With the absurd spectacle and visual glory featured in just about any 21st century blockbuster, chances are you’ve probably pondered exactly what it takes in order to make it all come together.
So how many people does it take to make a movie? Well, first we’ve got to figure out what type of movie you have in mind. The actual number can vary wildly, depending on if you’re referring to a Hollywood blockbuster, independent arthouse film, or anything in between. Let’s break it down into different categories so that you can quickly find the answer you’re looking for.
Note: We’re going to be referring to feature-length films, (the conventional, popular definition of “movie”).
How Many People Does It Take To Make A Movie? (On Average)
Now, like all things in the film industry, you’re going to find some extremes on both ends of the spectrum. However, to answer your question, Let’s start with an average answer for your everyday Hollywood Blockbuster.
It takes around 500 or less people on average to make a movie.
Unless the film is a part of a major franchise (AKA a Disney Movie), or is an expensive action flick, chances are there’s less than 500 people working on it. These jobs are much more varied than the average moviegoer might expect. It’s obvious that there are people operating the camera, setting up the lights, decorating the set, making the costumes, and recording the sound. However, there are many other jobs that might not be as apparent. Here’s a brief list and summary of a few departments you might not be aware of if you’ve never stepped on a film set.
- Locations – An entire department dedicated to coordinating the locations that will be used for filming, and the management of them while in use.
- Transportation – When filming on location, different sets may have quite some distance between them. Productions also typically have a base camp where the crew is fed and the trailers are housed, so the transportation department must shuttle cast and crew between the base and the shooting locations.
- AD Department – The department we write about the most on this site. The AD department basically keeps the rest of the film set running smoothly and on time.
- Writing – We all know all films have a writer, but did you know that many large blockbusters often feature a team of 3-8 writers? Some films can even have upwards of thirty in rare cases.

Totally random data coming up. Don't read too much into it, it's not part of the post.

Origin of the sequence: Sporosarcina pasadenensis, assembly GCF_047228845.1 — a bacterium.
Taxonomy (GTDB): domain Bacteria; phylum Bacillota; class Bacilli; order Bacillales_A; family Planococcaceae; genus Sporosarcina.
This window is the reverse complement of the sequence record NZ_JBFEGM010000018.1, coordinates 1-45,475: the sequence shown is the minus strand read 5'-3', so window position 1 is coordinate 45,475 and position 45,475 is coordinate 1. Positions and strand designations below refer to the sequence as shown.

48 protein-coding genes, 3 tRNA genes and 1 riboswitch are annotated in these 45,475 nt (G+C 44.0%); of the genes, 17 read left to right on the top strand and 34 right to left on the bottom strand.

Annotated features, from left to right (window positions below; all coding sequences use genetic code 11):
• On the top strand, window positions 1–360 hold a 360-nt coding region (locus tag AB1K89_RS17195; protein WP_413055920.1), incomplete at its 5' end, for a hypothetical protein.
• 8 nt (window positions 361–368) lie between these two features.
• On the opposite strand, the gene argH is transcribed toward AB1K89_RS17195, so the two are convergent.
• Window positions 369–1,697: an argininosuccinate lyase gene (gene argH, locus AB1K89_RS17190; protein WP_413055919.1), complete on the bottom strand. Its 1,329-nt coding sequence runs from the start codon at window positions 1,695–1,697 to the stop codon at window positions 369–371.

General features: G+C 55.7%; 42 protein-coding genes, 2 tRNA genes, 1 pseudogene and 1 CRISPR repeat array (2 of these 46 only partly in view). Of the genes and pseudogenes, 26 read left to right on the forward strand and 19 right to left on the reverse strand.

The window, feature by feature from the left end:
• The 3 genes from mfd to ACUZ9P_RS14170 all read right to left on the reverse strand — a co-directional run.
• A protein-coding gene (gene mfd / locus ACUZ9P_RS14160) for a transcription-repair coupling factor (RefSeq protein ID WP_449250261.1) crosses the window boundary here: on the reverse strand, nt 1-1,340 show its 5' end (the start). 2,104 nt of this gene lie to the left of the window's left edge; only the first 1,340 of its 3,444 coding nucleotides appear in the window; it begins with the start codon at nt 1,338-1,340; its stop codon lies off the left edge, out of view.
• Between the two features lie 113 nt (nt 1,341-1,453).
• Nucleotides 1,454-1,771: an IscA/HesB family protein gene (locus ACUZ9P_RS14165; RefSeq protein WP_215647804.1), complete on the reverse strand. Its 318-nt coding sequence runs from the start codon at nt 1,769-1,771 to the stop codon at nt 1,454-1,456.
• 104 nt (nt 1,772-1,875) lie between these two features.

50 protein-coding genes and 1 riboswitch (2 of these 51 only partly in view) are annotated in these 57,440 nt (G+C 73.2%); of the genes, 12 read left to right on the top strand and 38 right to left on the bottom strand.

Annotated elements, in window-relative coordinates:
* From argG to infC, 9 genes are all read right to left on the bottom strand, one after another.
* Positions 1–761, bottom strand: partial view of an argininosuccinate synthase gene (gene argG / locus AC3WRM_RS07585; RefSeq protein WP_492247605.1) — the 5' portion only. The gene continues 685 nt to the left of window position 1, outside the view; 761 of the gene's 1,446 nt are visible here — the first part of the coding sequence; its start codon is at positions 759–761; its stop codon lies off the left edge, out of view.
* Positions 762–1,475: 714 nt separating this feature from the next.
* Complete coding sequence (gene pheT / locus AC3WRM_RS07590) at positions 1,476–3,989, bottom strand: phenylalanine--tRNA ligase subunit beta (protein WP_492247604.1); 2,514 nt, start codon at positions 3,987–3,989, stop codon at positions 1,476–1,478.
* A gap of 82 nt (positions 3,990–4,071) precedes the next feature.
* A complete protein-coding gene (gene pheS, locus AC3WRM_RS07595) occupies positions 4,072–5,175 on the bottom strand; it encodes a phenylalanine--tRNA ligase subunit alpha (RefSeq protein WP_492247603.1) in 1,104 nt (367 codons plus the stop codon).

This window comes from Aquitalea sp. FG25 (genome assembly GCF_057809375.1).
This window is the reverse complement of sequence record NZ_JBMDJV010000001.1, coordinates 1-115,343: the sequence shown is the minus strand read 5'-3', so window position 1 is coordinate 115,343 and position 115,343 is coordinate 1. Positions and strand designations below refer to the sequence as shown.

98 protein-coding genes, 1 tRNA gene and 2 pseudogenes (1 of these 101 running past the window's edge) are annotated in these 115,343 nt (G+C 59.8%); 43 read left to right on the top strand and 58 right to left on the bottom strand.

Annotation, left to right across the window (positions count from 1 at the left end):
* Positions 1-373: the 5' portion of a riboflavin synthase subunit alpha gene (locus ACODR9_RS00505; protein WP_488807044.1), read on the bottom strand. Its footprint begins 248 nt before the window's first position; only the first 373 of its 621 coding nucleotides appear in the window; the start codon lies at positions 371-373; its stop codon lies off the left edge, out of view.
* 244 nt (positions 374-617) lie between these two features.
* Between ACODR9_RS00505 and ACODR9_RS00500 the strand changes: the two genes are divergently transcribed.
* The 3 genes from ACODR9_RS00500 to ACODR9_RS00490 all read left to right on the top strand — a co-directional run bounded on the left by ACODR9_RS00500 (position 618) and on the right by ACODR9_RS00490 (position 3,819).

- Stunts – Unless the actor is Tom Cruise, almost anything remotely dangerous in a film is done by a stunt double. In larger movies, it is not uncommon for there to be a few hundred stuntmen hired to handle large battle sequences.
- Marketing – with large films, it takes a whole team of people to determine the best course of action for filling the seats in the theater.
Check out how many stunt performers are required just for this single shot in Game Of Thrones. Seventy Three.
These departments alongside dozens of others work tirelessly to bring films to life, and on large-budget Hollywood productions, the tally usually ends up being in the 300-500 range. However, there are many factors that can cause this number to skyrocket.
Other Ways Crews Can Explode In Size
Major blockbusters like the Mission Impossible or Fast and Furious franchises create more dynamic stories and visuals by shooting their films on location, typically in 4-5 different countries. While certain key creative roles will travel to all of the countries, (directors, DPs, producers, other department heads), a large portion of the crew is hired locally where the film is being shot. This means that the number of “people” involved in making a movie shot across multiple locations can be several times higher than one made in only one place.
In addition to there being separate crews in different locales, often times the time-crunched nature of staying in production means that films will end up taking on a second unit. Resources like actors, sound stages and equipment rentals can be very expensive, so there is often great incentive to shoot multiple things at once.
Second units are comprised of a completely separate (slightly smaller) crew of people who are responsible for shooting less important shots such as stunts, inserts, re-shoots, pickups, and coverage shots. This means an entire new group of people are getting added to the credits for their work on the second unit. Some films may even have a third, or fourth unit shooting simultaneously, often referred to as additional second units.
Computer Generated Imagery
While there have been tons of great stories in the theaters lately with absolutely no CGI, the fact of the matter is that a very high percentage of top grossing films nowadays are very heavily reliant on computer-generated imagery. Rightfully so – nowadays it blends so seamlessly you can hardly tell it apart from reality. Such realistic CGI comes at a high price however, as visual effects artists typically make up more than half of the crew of these films.
Not All People Involved In A Movie Are Behind The Camera
If you want to get really nitpicky about how many people it takes to make a movie, you’d have to count the people in front of the camera as well.
In addition to the dozens of stars and featured actors, there are also background workers or “extras” that need to be taken into account if we’re calculating how many people were involved of the making of any given movie.